Working with animals in scientific research is a necessity that many modern researchers cannot ignore. From behavior studies to the creation of animal models, the use of animals can penetrate a broad range of scientific disciplines. The work itself is often pleasurable for both researcher and participant but unfortunately, poses several challenges that can slow down experimental progress. One critical problem, seen in egg-laying hens (laying hens), is their reluctance toward being handled by humans.
In this study, conducted by Dr. Audrey Elias and Dr. Alexandra Harlander, we aim to understand the biomechanics of laying hen movement better. Part of this study requires the transfer of the hens from their home pen to a test room; this task is often accomplished by handling the birds and bringing them to the test room against their desire to remain in their pen. The following video highlights the opposite, however. In it Rahul (Co-op student pictured ) has taught the hens to follow him to the test room, avoiding the need to handle said birds. Not only does this demonstrate the capacity a hen has to learn but also the capacity it has to trust. From a commercial aviary where she had limited human contact, it appears that she has gained a level of comfort with people that we would expect to be reserved only for domestic pets. Observing her cooperativity has been a rewarding experience for all researchers involved and truly highlights how treating an animal with respect and care can lead to amazing results.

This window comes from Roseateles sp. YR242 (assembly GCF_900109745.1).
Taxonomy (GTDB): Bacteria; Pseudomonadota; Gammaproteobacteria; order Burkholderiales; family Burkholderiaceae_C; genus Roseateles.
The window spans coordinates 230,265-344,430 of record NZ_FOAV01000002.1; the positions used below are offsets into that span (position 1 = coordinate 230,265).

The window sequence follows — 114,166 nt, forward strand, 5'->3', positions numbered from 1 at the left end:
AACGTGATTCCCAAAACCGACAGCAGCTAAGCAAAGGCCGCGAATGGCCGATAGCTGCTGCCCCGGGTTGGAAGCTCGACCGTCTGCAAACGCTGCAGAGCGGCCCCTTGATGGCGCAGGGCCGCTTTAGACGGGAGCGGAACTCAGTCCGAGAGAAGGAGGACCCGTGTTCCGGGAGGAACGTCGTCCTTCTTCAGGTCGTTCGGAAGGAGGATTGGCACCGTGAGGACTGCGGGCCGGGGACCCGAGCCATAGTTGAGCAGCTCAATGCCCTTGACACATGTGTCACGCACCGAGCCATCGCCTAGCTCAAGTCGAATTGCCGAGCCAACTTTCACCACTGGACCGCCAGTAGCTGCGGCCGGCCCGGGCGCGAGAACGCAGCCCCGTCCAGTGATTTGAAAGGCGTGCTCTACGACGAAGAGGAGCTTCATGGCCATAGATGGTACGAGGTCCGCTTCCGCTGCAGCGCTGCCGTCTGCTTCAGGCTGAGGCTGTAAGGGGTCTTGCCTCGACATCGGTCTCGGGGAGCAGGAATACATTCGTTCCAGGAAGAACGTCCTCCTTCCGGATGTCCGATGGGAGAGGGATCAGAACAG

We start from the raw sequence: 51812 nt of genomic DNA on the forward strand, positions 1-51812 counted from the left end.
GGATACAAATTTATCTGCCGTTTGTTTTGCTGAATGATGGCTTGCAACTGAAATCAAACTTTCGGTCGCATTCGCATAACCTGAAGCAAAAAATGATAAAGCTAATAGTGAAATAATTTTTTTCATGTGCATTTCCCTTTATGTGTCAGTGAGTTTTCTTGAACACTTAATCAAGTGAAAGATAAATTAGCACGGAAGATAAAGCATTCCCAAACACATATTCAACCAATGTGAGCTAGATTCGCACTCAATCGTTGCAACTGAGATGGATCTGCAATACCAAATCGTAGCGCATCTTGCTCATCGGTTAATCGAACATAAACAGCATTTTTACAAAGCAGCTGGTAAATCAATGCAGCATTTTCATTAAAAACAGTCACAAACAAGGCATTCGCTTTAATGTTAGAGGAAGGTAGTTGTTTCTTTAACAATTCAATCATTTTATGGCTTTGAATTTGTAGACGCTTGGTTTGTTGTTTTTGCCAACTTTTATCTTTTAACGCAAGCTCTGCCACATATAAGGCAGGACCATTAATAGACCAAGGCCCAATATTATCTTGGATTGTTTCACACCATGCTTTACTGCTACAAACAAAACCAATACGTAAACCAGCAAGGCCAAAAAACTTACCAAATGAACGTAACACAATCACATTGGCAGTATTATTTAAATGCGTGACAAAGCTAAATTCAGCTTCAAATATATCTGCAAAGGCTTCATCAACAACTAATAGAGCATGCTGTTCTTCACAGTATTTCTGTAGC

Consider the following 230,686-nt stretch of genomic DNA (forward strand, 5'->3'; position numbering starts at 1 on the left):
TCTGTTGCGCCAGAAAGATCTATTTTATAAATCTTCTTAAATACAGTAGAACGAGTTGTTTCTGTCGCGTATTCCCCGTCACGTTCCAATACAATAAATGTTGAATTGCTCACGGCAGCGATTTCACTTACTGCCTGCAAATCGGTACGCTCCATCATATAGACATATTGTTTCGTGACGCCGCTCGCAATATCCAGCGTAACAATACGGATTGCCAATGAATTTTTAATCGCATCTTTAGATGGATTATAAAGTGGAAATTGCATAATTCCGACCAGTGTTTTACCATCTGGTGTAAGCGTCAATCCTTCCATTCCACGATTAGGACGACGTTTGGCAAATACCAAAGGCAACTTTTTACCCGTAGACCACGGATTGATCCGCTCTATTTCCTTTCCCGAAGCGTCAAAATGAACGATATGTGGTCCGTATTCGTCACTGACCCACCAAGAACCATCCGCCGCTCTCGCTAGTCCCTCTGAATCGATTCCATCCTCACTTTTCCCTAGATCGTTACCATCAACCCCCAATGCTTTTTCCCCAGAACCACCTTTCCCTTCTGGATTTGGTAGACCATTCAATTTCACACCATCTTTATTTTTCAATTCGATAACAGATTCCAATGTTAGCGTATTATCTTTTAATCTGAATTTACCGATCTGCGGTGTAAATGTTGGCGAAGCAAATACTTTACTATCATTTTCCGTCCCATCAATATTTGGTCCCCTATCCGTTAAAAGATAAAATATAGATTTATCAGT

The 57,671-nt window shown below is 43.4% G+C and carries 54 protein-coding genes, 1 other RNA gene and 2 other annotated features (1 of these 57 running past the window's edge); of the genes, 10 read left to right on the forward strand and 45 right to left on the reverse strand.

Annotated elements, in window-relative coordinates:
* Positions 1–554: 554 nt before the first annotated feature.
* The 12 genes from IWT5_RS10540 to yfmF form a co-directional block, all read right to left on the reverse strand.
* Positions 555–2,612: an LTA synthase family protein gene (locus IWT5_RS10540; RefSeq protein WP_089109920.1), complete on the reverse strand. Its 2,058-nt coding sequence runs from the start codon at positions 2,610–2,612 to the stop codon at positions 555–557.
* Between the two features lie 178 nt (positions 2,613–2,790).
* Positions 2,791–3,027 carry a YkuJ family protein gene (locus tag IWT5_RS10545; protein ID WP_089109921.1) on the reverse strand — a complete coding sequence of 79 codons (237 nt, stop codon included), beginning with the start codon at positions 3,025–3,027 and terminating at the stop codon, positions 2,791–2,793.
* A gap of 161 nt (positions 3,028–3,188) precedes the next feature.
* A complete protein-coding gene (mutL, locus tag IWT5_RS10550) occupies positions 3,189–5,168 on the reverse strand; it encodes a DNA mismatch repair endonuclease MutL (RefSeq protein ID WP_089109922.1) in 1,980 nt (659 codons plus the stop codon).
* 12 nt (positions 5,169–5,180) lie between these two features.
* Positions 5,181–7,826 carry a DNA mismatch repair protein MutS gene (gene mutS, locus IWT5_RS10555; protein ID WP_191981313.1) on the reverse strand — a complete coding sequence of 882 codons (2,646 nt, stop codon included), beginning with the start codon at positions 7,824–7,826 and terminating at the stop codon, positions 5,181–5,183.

News & Announcements
- 2017 ASAS Companion Animal Graduate Student Oral Presentation Winner Cara Cargo-Froom!
- The Canadian Society of Animal Science (CSAS) Young Scientist Award Winner is Angela Cánovas!
- The Poultry Science Association Announces Its 2017 Award Winners - Gregoy Bedecarrats and Haley Leung
- Global Animal Partnership (GAP) Provides Funding for University of Guelph's Better Chicken Welfare Study
- Interview with an Animal Biology student
- Graduate Student Exercise Science Competition Winner at the Equine Science Society Symposium
- Professor Larry Schaeffer awarded ‘Doctor Honoris Causa’